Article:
Brazil quarantines cruise ship over ‘some kind of food poisoning’

My parents are set to return today from their latest cruise out of Florida.

Hopefully their experience was better than that of the 1,987 passengers and 765 crew members aboard the Vision of the Seas, operated by Royal Caribbean International, who were ordered by health officials in Brazil to remain aboard after some 310 people suffered "some kind of food poisoning.”

The ship was allowed to leave Buzios Thursday afternoon and was expected to arrive in Santos around midnight. An agency spokeswoman said passengers who showed no symptoms would be free to leave. Those still ill would be taken to hospitals for treatment, with expenses paid by Royal Caribbean.

If cruising on a ship you’re now less likely to barf; norovirus outbreaks down

USA Today today says the U.S. Centers for Disease Control in Atlanta recorded just 13 outbreaks of gastrointestinal illness on cruise ships in 2009, down from 15 in 2008, 21 in 2007 and 34 in 2006.

The decline, moreover, came even as the number of people cruising continued to rise. The Cruise Lines International Association says the industry carried 13.2 million passengers in 2008, the last year for which data is available, up from 12.6 million in 2007 and 12.0 million in 2006.

Cruise ships arriving in U.S. ports must report all cases of gastrointestinal illness treated by on-board medical staff to the CDC’s Vessel Sanitation Program division, and a separate notification is required when the number of cases exceeds 2% of passengers and crew. When the number of cases exceeds 3% of passengers and crew the CDC issues a public report.

Fewer cruise ship norovirus outbreaks in 2007

The South Florida Sun-Sentinel reports that cruise passengers got a break last year, as serious cases of gastrointestinal illness at sea fell sharply after setting a record in 2006.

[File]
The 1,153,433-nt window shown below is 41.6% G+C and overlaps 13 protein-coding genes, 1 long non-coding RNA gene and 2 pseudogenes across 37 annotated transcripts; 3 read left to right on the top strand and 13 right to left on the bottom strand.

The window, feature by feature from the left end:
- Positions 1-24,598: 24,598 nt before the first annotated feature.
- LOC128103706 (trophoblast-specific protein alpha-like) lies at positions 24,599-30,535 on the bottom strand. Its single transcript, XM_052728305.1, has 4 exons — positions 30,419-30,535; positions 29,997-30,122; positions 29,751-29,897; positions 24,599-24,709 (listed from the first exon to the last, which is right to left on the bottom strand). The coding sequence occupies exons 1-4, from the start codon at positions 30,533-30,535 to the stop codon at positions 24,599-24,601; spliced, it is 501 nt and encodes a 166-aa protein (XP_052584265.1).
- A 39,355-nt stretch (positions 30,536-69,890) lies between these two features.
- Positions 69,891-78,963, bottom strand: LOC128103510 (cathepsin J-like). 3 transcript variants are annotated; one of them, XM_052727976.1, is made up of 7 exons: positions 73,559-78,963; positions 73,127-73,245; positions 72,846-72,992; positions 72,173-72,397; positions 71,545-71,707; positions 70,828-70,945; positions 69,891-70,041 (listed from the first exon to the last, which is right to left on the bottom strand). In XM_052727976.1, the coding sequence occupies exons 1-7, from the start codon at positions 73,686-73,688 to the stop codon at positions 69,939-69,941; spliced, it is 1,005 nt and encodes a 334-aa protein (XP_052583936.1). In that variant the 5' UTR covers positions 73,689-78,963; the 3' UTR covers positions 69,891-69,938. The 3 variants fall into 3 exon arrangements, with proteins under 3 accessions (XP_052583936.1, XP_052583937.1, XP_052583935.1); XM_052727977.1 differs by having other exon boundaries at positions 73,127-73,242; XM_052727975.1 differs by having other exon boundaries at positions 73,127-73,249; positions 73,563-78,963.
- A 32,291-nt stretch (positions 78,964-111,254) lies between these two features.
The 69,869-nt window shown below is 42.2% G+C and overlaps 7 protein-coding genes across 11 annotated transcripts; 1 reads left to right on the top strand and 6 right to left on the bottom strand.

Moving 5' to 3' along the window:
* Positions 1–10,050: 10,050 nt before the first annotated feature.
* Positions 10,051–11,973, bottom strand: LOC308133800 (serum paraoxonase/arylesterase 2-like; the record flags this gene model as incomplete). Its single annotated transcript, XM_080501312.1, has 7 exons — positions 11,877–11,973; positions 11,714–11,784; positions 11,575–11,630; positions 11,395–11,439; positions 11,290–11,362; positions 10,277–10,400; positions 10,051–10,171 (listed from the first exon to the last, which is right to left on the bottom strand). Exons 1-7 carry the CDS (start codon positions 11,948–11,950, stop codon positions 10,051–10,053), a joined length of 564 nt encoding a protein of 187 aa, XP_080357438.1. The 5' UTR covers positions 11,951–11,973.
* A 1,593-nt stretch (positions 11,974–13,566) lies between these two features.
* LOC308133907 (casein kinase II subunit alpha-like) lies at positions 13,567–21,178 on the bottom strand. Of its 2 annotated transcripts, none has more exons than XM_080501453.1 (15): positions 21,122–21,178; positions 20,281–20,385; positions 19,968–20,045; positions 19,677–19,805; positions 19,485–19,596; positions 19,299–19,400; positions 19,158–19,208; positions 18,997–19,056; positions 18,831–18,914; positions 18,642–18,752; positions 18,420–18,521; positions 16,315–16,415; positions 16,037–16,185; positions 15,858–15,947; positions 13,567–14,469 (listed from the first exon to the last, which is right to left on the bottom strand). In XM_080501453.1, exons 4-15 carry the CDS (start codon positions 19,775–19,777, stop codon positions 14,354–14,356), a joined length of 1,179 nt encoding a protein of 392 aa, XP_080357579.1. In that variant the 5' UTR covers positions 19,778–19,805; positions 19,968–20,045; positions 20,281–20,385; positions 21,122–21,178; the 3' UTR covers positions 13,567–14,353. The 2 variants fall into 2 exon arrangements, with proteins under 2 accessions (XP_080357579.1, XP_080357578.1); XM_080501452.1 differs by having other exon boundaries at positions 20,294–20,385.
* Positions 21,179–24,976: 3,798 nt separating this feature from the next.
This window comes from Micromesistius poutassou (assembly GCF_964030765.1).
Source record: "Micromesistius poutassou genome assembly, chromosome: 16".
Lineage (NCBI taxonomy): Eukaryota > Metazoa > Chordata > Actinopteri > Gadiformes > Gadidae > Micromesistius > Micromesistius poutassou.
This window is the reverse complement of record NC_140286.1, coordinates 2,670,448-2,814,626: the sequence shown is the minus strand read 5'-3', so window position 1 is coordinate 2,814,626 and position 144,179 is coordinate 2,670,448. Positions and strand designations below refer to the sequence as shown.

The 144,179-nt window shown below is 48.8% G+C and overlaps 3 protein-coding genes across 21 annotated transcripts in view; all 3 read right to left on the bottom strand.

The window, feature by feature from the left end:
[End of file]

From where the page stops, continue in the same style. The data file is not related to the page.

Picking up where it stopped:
Last year, there were 16 confirmed outbreaks of norovirus on ships monitored by the CDC, down from 29 outbreaks the year before.

Federal ship regulators say cruise lines have become the model for fighting outbreaks of norovirus, which spreads easily and causes flu-like symptoms for 48 to 72 hours.

Capt. Jaret Ames, head of the vessel sanitation program at the U.S. Centers for Disease Control in Atlanta, said,

"They’re much better at it today than they were in 2002."

Last year, 12.6 million people took a cruise worldwide. The cruise Web site calculates that at least 4,159 passengers fell ill with norovirus.

Steps to avoid norovirus on a cruise:

Don’t touch door handles, handrails or other communal surfaces and then touch your mouth or nose. Wash your hands often.

Make use of alcohol-based hand sanitizers, especially in food-service areas.

Before booking a cruise, compare health inspection reports of vessels and cruise lines.

The Centers for Disease Control and Prevention Web site — — provides inspection scores. Any score below 85 is considered unsatisfactory.

Preventative handwashing limits pissed off passengers

The Evening Standard reports that 78 passengers have been stricken with norovirus and confined to their cabins on what has been dubbed The ‘Curse of Camilla’ cruise ship  on only its second cruise.
The passengers, including former Formula 1 motor-racing champion Sir Jackie Stewart, dubbed the Canary Islands trip the "cruise from hell" after complaining about poor room service, blocked toilets, a lack of Christmas decorations, cold food and extra charges for tea and coffee. They complained hygiene standards were "appalling" and that the outbreak was connected to poor food handling.

Passengers said it was only after the virus struck that Cunard provided alcohol-based hand gel to combat its spread – by which time it was too late.

Jean Trainor, 49, from Blackburn, Lancashire, said,

"No hygiene rules were implemented until people fell ill. If they had been, maybe this could have been avoided. There has also been problems with lavatories not flushing. Everyone I’ve spoken to is pissed off, including the crew because they’re having to put up with all the guests moaning. I resent having paid £7,500 to be on this cruise. I’ll never sail on the Queen Vic again."

Ron Wade, 71, from South Lanarkshire, said,

"I was very surprised that nobody was being told that they must wash their hands in antiseptic lotion as a matter of course. Since people became ill, we have all been advised not to use the public loos to stop the spread of the virus. Unfortunately, some of the loos in our cabins have been blocked."

The Evening Standard says that when Cunard’s £300million MS Queen Victoria luxury liner was officially launched by Camilla, the Duchess of Cornwall in Southampton three weeks ago, the bottle of champagne failed to smash against the bow, prompting superstitious speculation that the ship was cursed.

Maybe. Or maybe cruise ships and their staff need to go out of their way to encourage handwashing and hygiene. And proper handwashing requires access to proper tools; before the outbreak happens.